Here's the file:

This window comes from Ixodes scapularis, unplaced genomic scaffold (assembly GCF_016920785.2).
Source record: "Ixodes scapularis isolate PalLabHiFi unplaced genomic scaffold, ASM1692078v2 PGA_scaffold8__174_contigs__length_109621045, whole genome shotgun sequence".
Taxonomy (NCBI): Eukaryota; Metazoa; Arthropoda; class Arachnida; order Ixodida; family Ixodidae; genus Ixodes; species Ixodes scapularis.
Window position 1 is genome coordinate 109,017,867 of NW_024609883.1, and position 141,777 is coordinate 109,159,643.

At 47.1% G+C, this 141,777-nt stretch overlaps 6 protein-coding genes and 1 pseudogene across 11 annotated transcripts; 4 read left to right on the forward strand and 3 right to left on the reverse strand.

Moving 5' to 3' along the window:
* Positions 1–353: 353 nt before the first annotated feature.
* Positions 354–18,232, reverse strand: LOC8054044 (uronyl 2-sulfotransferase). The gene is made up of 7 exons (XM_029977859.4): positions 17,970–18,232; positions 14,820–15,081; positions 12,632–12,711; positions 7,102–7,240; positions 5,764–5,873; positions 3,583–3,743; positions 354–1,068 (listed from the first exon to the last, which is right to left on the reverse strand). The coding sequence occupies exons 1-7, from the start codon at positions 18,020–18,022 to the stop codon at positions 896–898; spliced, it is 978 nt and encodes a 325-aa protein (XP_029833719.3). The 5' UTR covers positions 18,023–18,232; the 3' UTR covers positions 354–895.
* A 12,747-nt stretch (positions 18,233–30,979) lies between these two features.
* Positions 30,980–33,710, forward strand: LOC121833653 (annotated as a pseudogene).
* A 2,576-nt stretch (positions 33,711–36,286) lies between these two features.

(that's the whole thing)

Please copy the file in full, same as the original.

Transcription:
This window comes from Ixodes scapularis, unplaced genomic scaffold (assembly GCF_016920785.2).
Source record: "Ixodes scapularis isolate PalLabHiFi unplaced genomic scaffold, ASM1692078v2 PGA_scaffold8__174_contigs__length_109621045, whole genome shotgun sequence".
Taxonomy (NCBI): Eukaryota; Metazoa; Arthropoda; class Arachnida; order Ixodida; family Ixodidae; genus Ixodes; species Ixodes scapularis.
Window position 1 is genome coordinate 109,017,867 of NW_024609883.1, and position 141,777 is coordinate 109,159,643.

At 47.1% G+C, this 141,777-nt stretch overlaps 6 protein-coding genes and 1 pseudogene across 11 annotated transcripts; 4 read left to right on the forward strand and 3 right to left on the reverse strand.

Moving 5' to 3' along the window:
* Positions 1–353: 353 nt before the first annotated feature.
* Positions 354–18,232, reverse strand: LOC8054044 (uronyl 2-sulfotransferase). The gene is made up of 7 exons (XM_029977859.4): positions 17,970–18,232; positions 14,820–15,081; positions 12,632–12,711; positions 7,102–7,240; positions 5,764–5,873; positions 3,583–3,743; positions 354–1,068 (listed from the first exon to the last, which is right to left on the reverse strand). The coding sequence occupies exons 1-7, from the start codon at positions 18,020–18,022 to the stop codon at positions 896–898; spliced, it is 978 nt and encodes a 325-aa protein (XP_029833719.3). The 5' UTR covers positions 18,023–18,232; the 3' UTR covers positions 354–895.
* A 12,747-nt stretch (positions 18,233–30,979) lies between these two features.
* Positions 30,980–33,710, forward strand: LOC121833653 (annotated as a pseudogene).
* A 2,576-nt stretch (positions 33,711–36,286) lies between these two features.